Contact Us





Anti-Spam Question:
 

Vascular Surgeon Not Qualified to Testify Against Family Practitioner Who Performed a Vascular Procedure – Afonso v. Bejjani – A-1623-15T4

By Attorney Michael B. Zerres on January 13, 2017

In this matter, decided on November 29, 2016, the Appellate Division ruled on yet another malpractice case involving the application of the New Jersey Medical Care Access and Responsibility and Patients First Act (“Patients First Act”), set forth in N.J.S.A. 2A:53A-41, and, held that the plaintiff’s proposed expert testimony was correctly excluded because said expert was not a family medicine specialist like the defendant. The case arises when two family practitioners, Drs. Ricci and Bejjani, both co-defendants, performed a phlebectomy upon plaintiff. A phlebectomy is the removal of varicose veins through small puncture sited in the skin using a surgical hook. The phlebectomy was performed on both of the plaintiff’s leg, each physician taking one leg. The result included an emergency room visit by the patient, with multiple infected wounds.

Dr. Ricci took the position that he was acting as a family medicine specialist when he operated on the plaintiff’s leg. However, Dr. Ricci’s deposition testimony gave  the impression that the medical specialty “involved” in conducting phlebectomies was that of vascular surgery. As a result, plaintiff’s counsel  retained a vascular surgeon as an expert witness against him. Dr. Ricci’s counsel relied on the Patients First Act to move to exclude plaintiff’s expert from testifying as a vascular surgeon in support of plaintiff’s claims of deviation from the standard of care. The trial Court agreed and barred plaintiff’s expert from testifying. The Court also entered summary judgment in defendants’ favor, as there was no expert who could establish a prima facie case against them.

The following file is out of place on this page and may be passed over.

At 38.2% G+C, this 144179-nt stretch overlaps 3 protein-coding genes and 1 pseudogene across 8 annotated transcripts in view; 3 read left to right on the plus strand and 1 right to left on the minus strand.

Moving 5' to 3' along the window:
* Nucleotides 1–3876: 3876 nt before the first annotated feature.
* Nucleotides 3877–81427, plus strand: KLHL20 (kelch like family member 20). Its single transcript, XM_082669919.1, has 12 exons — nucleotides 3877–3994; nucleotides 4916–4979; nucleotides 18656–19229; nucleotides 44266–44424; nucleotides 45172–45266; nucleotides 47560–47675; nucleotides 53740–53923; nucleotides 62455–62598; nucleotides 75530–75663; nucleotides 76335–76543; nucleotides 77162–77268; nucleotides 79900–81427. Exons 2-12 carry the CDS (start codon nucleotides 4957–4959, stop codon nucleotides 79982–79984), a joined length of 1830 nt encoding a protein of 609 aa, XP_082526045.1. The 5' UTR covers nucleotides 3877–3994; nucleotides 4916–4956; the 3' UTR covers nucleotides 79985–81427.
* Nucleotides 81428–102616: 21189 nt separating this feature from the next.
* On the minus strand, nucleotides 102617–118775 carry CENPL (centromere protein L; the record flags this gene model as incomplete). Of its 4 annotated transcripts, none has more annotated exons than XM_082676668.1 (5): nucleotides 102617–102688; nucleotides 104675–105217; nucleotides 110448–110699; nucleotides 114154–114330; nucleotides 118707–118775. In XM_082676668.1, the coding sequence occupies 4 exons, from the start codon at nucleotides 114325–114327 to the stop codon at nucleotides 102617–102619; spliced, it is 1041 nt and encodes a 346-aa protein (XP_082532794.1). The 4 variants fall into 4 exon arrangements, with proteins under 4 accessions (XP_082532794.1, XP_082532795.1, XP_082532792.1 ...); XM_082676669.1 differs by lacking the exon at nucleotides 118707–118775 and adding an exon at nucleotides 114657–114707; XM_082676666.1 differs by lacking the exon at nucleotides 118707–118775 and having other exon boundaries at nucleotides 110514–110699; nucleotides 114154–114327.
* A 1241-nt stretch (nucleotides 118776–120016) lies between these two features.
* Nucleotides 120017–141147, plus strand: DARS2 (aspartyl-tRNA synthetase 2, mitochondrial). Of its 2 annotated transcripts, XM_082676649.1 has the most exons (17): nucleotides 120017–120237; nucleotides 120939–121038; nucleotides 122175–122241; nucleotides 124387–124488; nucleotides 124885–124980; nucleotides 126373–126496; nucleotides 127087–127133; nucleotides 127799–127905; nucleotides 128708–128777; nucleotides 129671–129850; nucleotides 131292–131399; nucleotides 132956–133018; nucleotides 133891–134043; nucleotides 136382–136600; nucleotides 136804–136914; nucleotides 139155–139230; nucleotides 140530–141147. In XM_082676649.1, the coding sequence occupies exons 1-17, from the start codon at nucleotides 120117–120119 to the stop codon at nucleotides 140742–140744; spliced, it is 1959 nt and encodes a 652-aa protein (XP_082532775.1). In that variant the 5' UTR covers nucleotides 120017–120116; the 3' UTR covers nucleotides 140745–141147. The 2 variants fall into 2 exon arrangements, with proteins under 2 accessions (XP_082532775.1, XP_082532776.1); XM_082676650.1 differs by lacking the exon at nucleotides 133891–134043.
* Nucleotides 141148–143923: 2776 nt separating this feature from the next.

The Appellate Court, in addressing plaintiff’s appeal, noted that any expert presented must specialize in the same specialty as the defendant physician. The Court also found that a phlebectomy can be performed by a family medicine specialist as well as a vascular surgeon.  While there was confusion concerning the specialty of the defendants, the Appellate Division nonetheless affirmed the trial Court’s exclusion of the plaintiff’s proposed expert, but also vacated the entry of  summary judgment and remanded the matter to the trial Court to afford the plaintiff a reasonable opportunity to obtain an appropriate substitute trial expert specializing in family medicine.

Related Articles:

Posted in: Medical Malpractice


Chatham: (973) 635-5400     Jersey City: (201) 963-4711     Sea Girt: (732) 758-6333     North Bergen: (201) 861-7757

New Jersey Medical Malpractice Attorney Disclaimer: The New Jersey medical malpractice, accident, injury, serious accident, or other personal injury legal information presented at this site should not be construed to be formal legal advice, nor the formation of a lawyer or attorney client relationship. Any results set forth herein are based upon the facts of that particular case and do not represent a promise or guarantee. Please contact a New Jersey Personal Injury Attorney or Medical Malpractice Lawyer for a consultation on your particular medical malpractice matter. This web site is not intended to solicit clients for matters outside of the state of New Jersey.

© 2017 Super Lawyers®, Super Lawyers is a registered trademark of Thomson Reuters.

Copyright © 2017 Blume Goldfaden Berkowitz Donnelly Fried & Forte, Chatham, NJ - All rights reserved. Attorneys serving all New Jersey Counties and Communities.